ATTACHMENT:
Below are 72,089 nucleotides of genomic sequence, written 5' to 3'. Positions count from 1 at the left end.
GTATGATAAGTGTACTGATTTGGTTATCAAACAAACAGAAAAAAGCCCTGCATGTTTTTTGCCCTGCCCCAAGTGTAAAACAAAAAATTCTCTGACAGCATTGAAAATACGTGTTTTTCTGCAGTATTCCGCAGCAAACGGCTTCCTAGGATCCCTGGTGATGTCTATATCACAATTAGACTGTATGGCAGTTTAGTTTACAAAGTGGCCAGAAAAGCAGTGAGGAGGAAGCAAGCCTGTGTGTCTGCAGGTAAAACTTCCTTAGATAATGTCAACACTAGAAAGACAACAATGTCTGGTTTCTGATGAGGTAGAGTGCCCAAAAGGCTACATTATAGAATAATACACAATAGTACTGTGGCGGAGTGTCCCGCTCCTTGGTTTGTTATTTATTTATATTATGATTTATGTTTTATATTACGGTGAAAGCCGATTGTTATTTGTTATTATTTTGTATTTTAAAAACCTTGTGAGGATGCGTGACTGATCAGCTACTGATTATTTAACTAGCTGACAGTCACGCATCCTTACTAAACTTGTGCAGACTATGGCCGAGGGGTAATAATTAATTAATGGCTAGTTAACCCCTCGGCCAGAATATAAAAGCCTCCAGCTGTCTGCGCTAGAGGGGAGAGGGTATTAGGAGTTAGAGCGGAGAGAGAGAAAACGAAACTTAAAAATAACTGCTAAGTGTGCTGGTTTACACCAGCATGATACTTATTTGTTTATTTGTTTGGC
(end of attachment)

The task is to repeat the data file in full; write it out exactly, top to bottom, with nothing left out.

Below are 72,089 nucleotides of genomic sequence, written 5' to 3'. Positions count from 1 at the left end.
GTATGATAAGTGTACTGATTTGGTTATCAAACAAACAGAAAAAAGCCCTGCATGTTTTTTGCCCTGCCCCAAGTGTAAAACAAAAAATTCTCTGACAGCATTGAAAATACGTGTTTTTCTGCAGTATTCCGCAGCAAACGGCTTCCTAGGATCCCTGGTGATGTCTATATCACAATTAGACTGTATGGCAGTTTAGTTTACAAAGTGGCCAGAAAAGCAGTGAGGAGGAAGCAAGCCTGTGTGTCTGCAGGTAAAACTTCCTTAGATAATGTCAACACTAGAAAGACAACAATGTCTGGTTTCTGATGAGGTAGAGTGCCCAAAAGGCTACATTATAGAATAATACACAATAGTACTGTGGCGGAGTGTCCCGCTCCTTGGTTTGTTATTTATTTATATTATGATTTATGTTTTATATTACGGTGAAAGCCGATTGTTATTTGTTATTATTTTGTATTTTAAAAACCTTGTGAGGATGCGTGACTGATCAGCTACTGATTATTTAACTAGCTGACAGTCACGCATCCTTACTAAACTTGTGCAGACTATGGCCGAGGGGTAATAATTAATTAATGGCTAGTTAACCCCTCGGCCAGAATATAAAAGCCTCCAGCTGTCTGCGCTAGAGGGGAGAGGGTATTAGGAGTTAGAGCGGAGAGAGAGAAAACGAAACTTAAAAATAACTGCTAAGTGTGCTGGTTTACACCAGCATGATACTTATTTGTTTATTTGTTTGGC